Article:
1. Amy Coney Barrett and Joe Biden: Two Catholics, One Double Standard, Will Joe Biden be asked to repudiate the ugly attacks on Amy Coney Barrett’s faith?, By William McGurn, The Wall Street Journal, September 29, 2020, Pg. A15, Opinion
For this election, Democrats have pulled out all the stops to let Americans know what a swell Catholic Joe Biden is. The party’s larger message, both timely and welcome, is that it’s OK to be a person of faith.
The test is whether the same courtesy applies to Mr. Biden’s fellow Catholic, Judge Amy Coney Barrett. Even before President Trump formally nominated her for the Supreme Court on Saturday, the calumnies started circulating: the faith community her family belongs to is a “Christofascist cult,” she and her husband are “white colonizers” for adopting two children from Haiti, her Catholicism makes her, in the words of Bill Maher, “a f— nut,” and so on.
Which suggests that the first question Mr. Biden should have to answer in Tuesday night’s debate with Mr. Trump is whether the former vice president will unequivocally repudiate the attacks on Judge Barrett’s faith—and make clear they have no home in his Democratic Party.
2. Amy Coney Barrett Sets an Example for Working Mother, The ‘Handmaid’s Tale’ caricature is not only unfair but wildly at odds with the reality of her life, By Kate Bachelder Odell, The Wall Street Journal, September 29, 2020, Pg. A17, Opinion
Amy Coney Barrett has been not-so-subtly depicted as straight out of “The Handmaid’s Tale,” Margaret Atwood’s dystopian 1985 novel. Judge Barrett, a mother of seven who sits on the Seventh U.S. Circuit Court of Appeals, belongs to a Christian group known as People of Praise. The New York Times reported in 2017 that the group refers to advisers as “head” for men and “handmaid” for women. “The group,” the Times adds, “teaches that husbands are the heads of their wives and should take authority over the family.” (The group said in 2018 it had stopped using “handmaid,” explaining that “the meaning of this term has shifted dramatically in our culture in recent years.”)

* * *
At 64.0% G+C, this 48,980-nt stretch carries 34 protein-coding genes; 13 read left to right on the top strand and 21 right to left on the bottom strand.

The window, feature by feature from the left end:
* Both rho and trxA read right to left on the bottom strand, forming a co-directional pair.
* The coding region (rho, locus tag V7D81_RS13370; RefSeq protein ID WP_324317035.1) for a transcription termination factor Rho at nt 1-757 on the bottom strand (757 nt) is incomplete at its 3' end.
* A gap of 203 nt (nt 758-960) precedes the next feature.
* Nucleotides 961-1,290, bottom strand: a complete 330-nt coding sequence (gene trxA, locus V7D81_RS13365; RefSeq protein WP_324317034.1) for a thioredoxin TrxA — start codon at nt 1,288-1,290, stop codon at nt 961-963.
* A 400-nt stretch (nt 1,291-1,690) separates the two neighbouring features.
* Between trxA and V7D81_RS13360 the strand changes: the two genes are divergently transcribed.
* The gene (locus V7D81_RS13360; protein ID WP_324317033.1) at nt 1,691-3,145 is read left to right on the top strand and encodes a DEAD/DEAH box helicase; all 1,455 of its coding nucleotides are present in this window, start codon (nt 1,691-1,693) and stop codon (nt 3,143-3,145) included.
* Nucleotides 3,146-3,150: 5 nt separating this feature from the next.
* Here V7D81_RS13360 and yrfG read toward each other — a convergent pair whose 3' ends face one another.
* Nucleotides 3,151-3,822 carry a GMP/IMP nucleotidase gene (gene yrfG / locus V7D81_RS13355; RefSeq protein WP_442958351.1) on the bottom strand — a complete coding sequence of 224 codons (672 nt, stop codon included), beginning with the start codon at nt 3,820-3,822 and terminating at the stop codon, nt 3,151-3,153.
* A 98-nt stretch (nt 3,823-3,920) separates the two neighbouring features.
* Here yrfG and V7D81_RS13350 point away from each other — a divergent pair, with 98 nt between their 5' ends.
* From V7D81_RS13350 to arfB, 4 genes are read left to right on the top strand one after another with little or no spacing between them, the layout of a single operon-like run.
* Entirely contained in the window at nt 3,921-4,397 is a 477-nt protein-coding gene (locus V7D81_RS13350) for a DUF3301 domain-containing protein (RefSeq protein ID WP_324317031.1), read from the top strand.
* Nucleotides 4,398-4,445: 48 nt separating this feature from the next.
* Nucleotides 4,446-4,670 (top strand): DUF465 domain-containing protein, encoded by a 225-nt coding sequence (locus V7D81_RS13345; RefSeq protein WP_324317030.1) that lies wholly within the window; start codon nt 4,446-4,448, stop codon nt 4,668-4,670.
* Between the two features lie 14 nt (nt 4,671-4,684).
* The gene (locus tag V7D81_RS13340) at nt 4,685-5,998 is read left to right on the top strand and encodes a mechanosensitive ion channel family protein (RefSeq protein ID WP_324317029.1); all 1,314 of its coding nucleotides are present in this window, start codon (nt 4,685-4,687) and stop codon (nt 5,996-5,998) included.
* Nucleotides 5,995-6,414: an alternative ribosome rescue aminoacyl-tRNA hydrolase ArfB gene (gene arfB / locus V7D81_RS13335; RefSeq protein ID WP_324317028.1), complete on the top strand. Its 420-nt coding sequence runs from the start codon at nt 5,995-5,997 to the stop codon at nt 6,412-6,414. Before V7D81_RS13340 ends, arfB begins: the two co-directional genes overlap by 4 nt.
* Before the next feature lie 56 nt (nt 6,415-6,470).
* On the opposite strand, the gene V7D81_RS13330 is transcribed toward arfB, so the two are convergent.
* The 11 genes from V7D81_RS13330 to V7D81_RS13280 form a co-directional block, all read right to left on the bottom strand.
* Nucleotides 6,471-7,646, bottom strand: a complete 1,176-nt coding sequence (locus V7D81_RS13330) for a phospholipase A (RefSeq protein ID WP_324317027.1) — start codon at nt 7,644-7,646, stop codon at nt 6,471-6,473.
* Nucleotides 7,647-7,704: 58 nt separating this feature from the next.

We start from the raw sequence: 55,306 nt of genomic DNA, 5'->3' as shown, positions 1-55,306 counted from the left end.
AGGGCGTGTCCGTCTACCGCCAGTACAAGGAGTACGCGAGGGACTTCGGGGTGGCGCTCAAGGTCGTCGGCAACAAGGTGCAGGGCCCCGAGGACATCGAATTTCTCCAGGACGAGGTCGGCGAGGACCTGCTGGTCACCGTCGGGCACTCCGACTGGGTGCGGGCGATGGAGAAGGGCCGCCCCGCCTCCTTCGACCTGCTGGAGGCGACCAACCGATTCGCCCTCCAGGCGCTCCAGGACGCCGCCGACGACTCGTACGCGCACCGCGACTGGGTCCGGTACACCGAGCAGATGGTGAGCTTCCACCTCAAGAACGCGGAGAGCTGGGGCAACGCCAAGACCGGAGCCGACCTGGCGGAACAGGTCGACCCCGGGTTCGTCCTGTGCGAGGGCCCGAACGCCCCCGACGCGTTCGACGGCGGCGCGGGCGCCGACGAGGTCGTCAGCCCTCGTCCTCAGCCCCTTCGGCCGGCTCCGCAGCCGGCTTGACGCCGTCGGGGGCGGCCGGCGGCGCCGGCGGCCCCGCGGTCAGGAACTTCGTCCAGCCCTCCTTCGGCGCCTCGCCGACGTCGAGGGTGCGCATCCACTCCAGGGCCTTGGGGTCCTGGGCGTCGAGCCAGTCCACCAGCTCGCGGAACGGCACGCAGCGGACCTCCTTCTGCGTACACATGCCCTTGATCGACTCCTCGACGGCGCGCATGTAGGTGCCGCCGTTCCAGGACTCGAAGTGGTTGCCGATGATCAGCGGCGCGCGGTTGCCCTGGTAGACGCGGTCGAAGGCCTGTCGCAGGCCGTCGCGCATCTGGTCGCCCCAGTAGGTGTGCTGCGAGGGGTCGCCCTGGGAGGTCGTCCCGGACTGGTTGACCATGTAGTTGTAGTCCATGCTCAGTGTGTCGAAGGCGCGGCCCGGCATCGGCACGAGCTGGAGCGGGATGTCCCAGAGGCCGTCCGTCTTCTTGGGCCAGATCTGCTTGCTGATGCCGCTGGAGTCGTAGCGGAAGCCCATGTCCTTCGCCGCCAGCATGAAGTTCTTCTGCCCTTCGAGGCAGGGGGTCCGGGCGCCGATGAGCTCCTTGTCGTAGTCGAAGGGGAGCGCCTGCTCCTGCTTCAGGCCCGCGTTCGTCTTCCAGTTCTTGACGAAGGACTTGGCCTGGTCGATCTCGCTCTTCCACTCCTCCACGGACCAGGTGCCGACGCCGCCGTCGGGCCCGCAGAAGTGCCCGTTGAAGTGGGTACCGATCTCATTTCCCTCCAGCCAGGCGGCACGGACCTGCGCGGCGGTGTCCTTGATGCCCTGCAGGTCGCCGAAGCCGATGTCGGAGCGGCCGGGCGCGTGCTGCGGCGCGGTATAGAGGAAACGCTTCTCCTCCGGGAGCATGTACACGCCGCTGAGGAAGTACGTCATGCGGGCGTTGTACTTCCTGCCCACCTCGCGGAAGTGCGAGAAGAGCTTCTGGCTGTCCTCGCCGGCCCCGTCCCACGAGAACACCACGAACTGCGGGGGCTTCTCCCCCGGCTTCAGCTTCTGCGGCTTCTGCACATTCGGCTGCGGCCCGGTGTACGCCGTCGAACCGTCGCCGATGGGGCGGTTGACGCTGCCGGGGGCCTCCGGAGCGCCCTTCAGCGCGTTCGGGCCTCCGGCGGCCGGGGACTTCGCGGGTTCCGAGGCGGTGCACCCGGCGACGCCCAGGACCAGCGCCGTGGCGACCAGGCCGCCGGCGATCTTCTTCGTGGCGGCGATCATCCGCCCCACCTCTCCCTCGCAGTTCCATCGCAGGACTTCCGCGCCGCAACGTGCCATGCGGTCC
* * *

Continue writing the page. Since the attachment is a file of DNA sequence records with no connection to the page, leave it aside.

Some might have been surprised Saturday to learn that Judge Barrett lives in a household where her “superb and generous husband” often cooks and does “far more than his share of the work” raising their children. What she has said about work and family over the years confounds the normal contours of the culture wars. She is a walking example of how young children and demanding work can coexist—I dare suggest even happily. More women should hear her message of personal decency and nonconformity.

Democrats should think long and hard about whether it would be good politics to berate a working mom on television. Politically moderate women voters may identify with a woman who as a new mom “felt a lot of anxiety about whether I was doing the best thing,” away from her kids at work. In the same interview she says it’s great that women have more-flexible hours and longer paid leave, and that raising children is her work that has the “greatest impact on the world.”
3. Why Cardinal Pell Is Vindicated by Cardinal Becciu’s Firing, By Father Raymond J. de Souza, National Catholic Register, September 29, 2020, Opinion
An important, but not the primary, consequence of the stunning sacking of Cardinal Angelo Becciu is that it completes on the Vatican side what was accomplished by the Australian High Court in April, namely the complete vindication of Cardinal George Pell.
As Cardinal Pell arrives in Rome this week after three years in Australia, the counterpoint between the cardinal’s return and Cardinal Becciu’s fall is worthy of a novel.
“The Holy Father was elected to clean up Vatican finances … and is to be thanked and congratulated on recent developments,” Cardinal Pell stated in reference to his brother cardinal’s dismissal. “I hope the cleaning of the stables continues in both the Vatican and Victoria [Australia].”
While the firing of a Curial cardinal itself is unprecedented, it may also be the first time another cardinal has congratulated the Holy Father on doing so. But it’s perhaps not surprising, as Cardinal Becciu himself acknowledged that Cardinal Pell viewed him as corrupt, despite his protestations otherwise.

With the pandemic shutting down much of the Holy Father’s regular activity, he evidently decided to use the time to return again to the financial-reform arena. Pope Francis made key appointments and revived what he had done in 2014 in favor of Cardinal Pell’s reforms, but reversed in 2016. The Pope reverted from the conversion that Cardinal Becciu had wrought upon him. The Pell-style financial reform was back in business.